At the end of the day, this balancing act is challenging for every student, parent, counselor and teacher–we all want what’s best for every student. From my perspective as a music teacher, it is especially difficult to accept losing students for reasons that have nothing to do with how much they want to be involved in the music program. Some good balancing advice came from the admissions directors:
“The decisions regarding selection of classes in high school should depend on the student’s intended college major (if they know this), the competitiveness of that major, and the student’s interests. We, of course, look favorably on the arts, but it is important for students to understand that there must be a proper balance.”
“The core classes a student needs will not fill their academic schedule in high school. We recommend that students take elective courses in music, art, languages, computers and technology. If a student has a college major in mind, we would recommend that the student’s major interests be reflected in the electives.”
“I am impressed with the thoughtfulness of your approach. Scheduling is ultimately about students pursuing their interests and passions. I don’t like seeing emphasis placed on advanced courses solely for the sake of a student’s college admission profile” (emphasis added)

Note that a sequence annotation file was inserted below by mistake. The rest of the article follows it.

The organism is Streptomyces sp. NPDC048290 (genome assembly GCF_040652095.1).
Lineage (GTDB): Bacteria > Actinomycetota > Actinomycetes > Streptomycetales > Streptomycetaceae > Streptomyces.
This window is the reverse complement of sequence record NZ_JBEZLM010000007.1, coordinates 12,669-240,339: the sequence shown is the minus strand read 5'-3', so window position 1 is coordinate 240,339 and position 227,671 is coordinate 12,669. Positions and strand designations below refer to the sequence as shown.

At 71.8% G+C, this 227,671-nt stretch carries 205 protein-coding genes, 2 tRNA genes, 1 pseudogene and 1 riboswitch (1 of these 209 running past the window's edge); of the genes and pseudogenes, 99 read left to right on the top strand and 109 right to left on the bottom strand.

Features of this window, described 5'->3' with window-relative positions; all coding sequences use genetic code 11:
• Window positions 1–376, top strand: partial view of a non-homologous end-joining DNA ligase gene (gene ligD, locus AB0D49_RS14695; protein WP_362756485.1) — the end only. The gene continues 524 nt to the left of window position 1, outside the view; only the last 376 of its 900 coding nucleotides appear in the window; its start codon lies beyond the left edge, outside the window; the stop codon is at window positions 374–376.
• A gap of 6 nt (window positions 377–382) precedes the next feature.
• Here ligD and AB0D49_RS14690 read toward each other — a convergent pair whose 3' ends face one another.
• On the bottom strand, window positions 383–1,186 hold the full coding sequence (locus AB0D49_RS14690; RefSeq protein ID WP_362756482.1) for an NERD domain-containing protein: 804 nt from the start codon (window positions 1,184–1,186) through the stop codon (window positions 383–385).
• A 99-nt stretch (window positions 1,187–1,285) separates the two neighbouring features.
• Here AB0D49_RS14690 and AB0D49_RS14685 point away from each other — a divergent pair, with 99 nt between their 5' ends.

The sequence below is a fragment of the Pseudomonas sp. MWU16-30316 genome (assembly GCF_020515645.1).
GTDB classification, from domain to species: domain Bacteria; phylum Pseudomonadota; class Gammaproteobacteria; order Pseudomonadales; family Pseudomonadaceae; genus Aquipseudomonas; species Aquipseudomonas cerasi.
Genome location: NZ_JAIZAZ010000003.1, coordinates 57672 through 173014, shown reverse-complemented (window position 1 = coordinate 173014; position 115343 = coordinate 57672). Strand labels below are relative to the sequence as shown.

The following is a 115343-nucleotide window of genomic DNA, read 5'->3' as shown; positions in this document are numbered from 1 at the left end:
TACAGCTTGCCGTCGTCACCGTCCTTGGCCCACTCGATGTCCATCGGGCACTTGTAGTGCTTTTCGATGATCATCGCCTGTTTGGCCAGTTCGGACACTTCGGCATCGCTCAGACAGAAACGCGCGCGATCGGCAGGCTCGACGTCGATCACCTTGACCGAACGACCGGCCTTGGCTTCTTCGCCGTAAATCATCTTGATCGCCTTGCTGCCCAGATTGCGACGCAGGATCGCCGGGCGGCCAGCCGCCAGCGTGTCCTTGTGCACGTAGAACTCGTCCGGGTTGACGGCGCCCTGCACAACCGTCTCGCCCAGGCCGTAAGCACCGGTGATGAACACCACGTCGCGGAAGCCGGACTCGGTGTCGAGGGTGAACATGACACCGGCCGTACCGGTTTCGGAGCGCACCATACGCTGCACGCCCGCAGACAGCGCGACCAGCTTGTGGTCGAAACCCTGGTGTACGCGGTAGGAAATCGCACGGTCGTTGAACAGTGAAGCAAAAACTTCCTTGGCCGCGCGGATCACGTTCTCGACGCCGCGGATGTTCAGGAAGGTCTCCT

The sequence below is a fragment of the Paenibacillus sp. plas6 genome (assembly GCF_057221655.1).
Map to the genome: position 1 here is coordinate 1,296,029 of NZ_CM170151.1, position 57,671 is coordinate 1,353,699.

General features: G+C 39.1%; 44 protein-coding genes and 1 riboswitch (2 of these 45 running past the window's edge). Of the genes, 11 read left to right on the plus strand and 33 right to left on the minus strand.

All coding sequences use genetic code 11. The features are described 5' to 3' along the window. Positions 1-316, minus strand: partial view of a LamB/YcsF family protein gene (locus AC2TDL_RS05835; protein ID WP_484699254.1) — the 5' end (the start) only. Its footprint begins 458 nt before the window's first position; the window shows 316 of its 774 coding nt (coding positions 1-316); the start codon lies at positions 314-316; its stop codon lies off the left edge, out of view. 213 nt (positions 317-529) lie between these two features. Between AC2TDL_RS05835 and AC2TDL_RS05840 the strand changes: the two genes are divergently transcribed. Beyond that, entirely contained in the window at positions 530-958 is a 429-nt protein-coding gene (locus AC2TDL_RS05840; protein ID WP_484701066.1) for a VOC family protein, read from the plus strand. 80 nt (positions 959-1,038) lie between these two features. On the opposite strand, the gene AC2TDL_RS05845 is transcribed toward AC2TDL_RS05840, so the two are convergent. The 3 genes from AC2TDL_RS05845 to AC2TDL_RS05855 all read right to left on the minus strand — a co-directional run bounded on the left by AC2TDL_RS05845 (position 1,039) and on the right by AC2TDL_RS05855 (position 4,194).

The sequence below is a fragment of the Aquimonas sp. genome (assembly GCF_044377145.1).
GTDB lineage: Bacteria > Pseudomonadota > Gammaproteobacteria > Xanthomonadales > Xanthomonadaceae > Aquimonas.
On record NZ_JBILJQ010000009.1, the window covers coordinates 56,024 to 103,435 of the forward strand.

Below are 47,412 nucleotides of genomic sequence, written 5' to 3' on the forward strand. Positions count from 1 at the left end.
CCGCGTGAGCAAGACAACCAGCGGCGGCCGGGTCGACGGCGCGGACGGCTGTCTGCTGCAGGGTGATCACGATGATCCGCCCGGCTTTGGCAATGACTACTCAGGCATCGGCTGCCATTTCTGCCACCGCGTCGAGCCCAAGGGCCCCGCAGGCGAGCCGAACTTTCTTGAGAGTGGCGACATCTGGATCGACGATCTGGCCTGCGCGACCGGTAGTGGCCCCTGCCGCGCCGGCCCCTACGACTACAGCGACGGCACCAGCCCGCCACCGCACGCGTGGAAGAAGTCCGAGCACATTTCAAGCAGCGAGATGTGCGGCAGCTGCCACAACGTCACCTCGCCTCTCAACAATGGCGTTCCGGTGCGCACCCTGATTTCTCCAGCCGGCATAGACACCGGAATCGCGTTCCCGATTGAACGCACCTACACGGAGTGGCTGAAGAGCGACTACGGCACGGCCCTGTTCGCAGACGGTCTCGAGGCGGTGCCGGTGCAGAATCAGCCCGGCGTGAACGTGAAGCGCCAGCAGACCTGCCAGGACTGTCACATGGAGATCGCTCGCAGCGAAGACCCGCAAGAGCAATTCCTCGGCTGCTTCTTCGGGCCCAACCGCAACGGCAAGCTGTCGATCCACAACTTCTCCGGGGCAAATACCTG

Our hypothetical students in Part I of this post follow the advice of these college admissions directors to varying degrees. Student A, who dropped his music class because he needed to make room for an AP class that directly related to his major, is doing exactly what he’s supposed to be doing. I’ll miss Student A, but feel good that even though he’s not in my class, he’s doing what’s best for him to get ready for life after high school.
Student C, who wishes to major in music but is dropping music classes in favor of taking non-music AP and Honors courses because he thinks that’s what colleges want to see, is making a poor choice by doing so. Prospective music majors should be taking as much music in high school as possible to reflect preparation for their major (It’s worthy to note at this point that our high school music program offers both regular electives and Honors and AP electives). Students who wish to major in music and their parents should be in close contact with the high school music faculty regarding how to prepare for music school, as colleges and universities have very different expectations of prospective music majors than of non-music majors.
Finally, there’s Student B, who has dropped music in favor of stacking their schedule with advanced classes because they think that’s what they need to do. Student B is right to push themselves, but they need to find balance so they don’t spread themselves too thin, and music can aid in this significantly. The Student B’s of the world need to understand that while adding AP and Honors classes to their schedule adds to the rigor colleges like to see, keeping music in their schedule does not take away rigor.
I hope that this series of posts will help remind all students and their families that, not only can music be a part of their high school balancing act without jeopardizing their academic standing, but that music study is still viewed as a strength on those high school transcripts and college applications in addition to their other courses.